Knowledge of Risks From Imaging Radiation Has Room For Improvement Interview with:

David Leswick MD FRCPC Radiologist Saskatoon Health Region and the University of Saskatchewan

Dr. David Leswick

David Leswick MD FRCPC
Radiologist Saskatoon Health Region and the
University of Saskatchewan What is the background for this study? What are the main findings?

Response: The background for this study is that the use of computed tomography (CT) is increasing, and there is a significant radiation dose imparted to the population through imaging. There have been multiple prior studies showing limited knowledge of both dose levels and its associated risk from medical imaging procedures, and we wanted to evaluate local knowledge in our Health Region. We surveyed a total of 308 health care providers, including 217 referring physicians, 32 radiologists and 59 technologists. Overall, most respondents were aware of the risk of malignancy from CT, with only 23% of physicians, 3% of radiologists, and 25% of technologists believing there was no increased risk of malignancy from a single CT scan. Underestimating radiation dose levels from a procedure is more concerning than overestimating as it may lead to minimization of the perceived risk. Although relatively few respondents (20%) selected the most appropriate dose estimate for an abdominal CT scan in chest x-ray equivalents, the majority (54%) correctly or overestimated dose, with better knowledge amongst radiologists and imaging technologists than referring physicians. In general, respondents were appropriately more concerned regarding radiation dose when imaging pregnant and pediatric patients as risks from radiation are higher in those groups of patients. What should readers take away from your report?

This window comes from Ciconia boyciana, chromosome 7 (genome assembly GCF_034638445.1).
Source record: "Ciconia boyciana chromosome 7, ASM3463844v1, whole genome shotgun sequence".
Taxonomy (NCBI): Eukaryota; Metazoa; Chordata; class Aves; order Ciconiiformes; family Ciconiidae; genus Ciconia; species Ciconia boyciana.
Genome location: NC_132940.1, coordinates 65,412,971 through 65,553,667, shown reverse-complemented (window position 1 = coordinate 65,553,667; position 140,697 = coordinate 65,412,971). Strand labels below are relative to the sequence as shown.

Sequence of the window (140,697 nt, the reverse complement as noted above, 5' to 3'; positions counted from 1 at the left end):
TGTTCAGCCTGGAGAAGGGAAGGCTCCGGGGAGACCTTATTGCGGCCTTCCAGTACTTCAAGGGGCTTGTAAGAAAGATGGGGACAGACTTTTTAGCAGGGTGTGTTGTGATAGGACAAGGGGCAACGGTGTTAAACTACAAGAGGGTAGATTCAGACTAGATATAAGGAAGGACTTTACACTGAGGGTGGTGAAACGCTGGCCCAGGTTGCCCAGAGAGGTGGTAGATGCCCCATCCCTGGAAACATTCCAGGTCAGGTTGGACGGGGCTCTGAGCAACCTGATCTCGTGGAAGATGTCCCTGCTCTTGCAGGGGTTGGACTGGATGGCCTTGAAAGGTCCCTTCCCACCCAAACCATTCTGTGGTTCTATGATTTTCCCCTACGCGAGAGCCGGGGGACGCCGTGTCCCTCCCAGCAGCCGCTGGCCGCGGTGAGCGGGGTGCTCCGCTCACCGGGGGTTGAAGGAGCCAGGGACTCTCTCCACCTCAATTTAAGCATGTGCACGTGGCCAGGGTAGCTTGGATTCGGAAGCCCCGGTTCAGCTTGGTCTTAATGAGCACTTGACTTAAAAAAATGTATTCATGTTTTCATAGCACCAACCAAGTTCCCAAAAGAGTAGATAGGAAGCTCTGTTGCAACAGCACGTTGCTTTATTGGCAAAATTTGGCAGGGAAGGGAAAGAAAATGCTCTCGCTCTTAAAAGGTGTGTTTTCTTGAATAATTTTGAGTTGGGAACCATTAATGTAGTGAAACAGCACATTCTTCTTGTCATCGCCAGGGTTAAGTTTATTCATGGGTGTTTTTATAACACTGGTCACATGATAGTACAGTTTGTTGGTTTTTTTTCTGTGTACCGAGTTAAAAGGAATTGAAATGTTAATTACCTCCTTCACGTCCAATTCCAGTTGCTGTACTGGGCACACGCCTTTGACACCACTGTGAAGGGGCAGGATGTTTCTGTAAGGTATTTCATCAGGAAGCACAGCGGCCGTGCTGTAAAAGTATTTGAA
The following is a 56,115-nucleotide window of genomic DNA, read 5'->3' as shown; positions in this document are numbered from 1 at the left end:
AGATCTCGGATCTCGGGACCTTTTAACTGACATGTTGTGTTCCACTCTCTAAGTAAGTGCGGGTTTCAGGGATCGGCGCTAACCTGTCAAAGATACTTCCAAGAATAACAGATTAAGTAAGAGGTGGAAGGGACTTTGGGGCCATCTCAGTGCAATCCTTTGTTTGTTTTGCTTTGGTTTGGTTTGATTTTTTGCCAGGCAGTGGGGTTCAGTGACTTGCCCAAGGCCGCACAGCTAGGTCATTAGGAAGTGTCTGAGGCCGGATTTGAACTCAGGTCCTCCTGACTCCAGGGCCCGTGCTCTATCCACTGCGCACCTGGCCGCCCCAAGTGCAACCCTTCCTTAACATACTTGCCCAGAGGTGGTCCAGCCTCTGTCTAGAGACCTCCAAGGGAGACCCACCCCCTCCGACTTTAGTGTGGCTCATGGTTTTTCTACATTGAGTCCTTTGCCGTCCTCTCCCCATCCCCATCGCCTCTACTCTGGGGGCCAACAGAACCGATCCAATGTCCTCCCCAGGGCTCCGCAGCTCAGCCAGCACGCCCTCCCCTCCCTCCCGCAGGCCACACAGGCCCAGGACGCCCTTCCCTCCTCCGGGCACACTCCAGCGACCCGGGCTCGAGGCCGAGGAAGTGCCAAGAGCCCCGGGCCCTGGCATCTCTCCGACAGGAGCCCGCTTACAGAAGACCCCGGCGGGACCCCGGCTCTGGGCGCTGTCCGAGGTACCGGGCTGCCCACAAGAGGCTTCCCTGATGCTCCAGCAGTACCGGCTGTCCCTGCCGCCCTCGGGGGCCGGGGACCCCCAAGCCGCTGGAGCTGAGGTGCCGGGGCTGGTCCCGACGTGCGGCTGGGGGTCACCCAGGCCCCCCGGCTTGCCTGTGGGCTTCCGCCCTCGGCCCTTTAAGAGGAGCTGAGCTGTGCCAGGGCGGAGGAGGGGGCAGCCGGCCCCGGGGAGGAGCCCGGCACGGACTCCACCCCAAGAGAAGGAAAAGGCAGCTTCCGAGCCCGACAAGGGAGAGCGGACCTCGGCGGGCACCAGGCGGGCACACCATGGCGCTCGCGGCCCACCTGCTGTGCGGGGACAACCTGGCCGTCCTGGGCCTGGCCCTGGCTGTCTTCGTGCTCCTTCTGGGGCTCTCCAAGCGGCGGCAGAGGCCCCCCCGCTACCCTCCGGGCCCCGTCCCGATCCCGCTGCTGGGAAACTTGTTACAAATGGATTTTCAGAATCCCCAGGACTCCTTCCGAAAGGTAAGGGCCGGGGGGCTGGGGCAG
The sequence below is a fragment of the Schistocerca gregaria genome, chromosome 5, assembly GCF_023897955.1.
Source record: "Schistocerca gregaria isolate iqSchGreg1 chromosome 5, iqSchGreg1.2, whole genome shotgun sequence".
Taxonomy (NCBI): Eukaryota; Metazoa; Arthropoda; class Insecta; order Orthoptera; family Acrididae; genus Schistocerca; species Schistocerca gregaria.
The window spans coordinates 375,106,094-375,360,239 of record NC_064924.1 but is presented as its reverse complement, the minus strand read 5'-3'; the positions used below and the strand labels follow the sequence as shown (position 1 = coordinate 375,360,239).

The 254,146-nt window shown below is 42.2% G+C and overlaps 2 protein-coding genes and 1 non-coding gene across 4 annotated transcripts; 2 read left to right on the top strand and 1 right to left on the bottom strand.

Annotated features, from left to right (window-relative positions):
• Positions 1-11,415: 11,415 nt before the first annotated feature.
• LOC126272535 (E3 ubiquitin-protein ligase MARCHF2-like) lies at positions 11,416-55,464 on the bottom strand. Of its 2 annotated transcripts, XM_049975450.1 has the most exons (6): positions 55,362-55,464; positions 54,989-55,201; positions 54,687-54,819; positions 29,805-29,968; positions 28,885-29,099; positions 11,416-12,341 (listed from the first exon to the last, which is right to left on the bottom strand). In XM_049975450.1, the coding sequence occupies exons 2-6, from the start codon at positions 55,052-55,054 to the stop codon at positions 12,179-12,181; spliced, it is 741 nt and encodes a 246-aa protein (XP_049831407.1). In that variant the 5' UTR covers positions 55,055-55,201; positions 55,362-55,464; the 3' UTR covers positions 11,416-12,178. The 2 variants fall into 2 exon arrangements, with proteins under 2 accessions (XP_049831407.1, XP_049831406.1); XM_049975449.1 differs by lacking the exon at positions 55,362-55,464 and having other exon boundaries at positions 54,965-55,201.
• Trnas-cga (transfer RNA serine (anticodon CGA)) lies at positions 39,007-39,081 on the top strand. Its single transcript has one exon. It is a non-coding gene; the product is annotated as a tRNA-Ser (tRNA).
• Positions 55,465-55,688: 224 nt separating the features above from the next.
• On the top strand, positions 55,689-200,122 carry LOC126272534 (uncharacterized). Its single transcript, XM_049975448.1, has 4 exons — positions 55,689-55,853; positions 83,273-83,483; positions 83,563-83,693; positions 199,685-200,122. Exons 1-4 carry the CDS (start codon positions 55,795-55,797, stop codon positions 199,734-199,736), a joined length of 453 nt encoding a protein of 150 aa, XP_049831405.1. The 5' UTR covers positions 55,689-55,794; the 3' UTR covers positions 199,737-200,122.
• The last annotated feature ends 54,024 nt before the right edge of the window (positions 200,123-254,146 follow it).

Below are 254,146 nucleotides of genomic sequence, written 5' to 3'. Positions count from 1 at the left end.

Response: Although the demonstrated knowledge regarding radiation doses and risks has room for improvement, it is better than that seen in several prior studies from other centers. If health care providers have questions about imaging tests, there are excellent on-line resources that can be used to provide information and help select the most appropriate test. Also, knowledge of doses and risks tended to be better amongst radiologists. Radiologists should be viewed as consultants if health care providers have questions about imaging studies and their associated risks. What recommendations do you have for future research as a result of this study?

Response: Education regarding dose levels and risks is certainly needed. However, what would be more interesting is further evaluation of how this knowledge translates to selection of imaging tests for patients in a real world scenario. Is there anything else you would like to add?

Response: The imaging community is working to reduce radiation dose levels and risk to patients in multiple ways including:

  • education about risks,
  • modifying protocols,
  • evolving technology, and
  • ensuring that patients receive the most¬†appropriate tests.¬† Thank you for your contribution to the community.


Knowing the Enemy: Health Care Provider Knowledge of Computed Tomography Radiation Dose and Associated Risks
Irving, Breanne et al.
Journal of Medical Imaging and Radiation Sciences , Volume 0 , Issue 0
June 22 2016

Note: Content is Not intended as medical advice. Please consult your health care provider regarding your specific medical condition and questions.

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Last Updated on July 3, 2016 by Marie Benz MD FAAD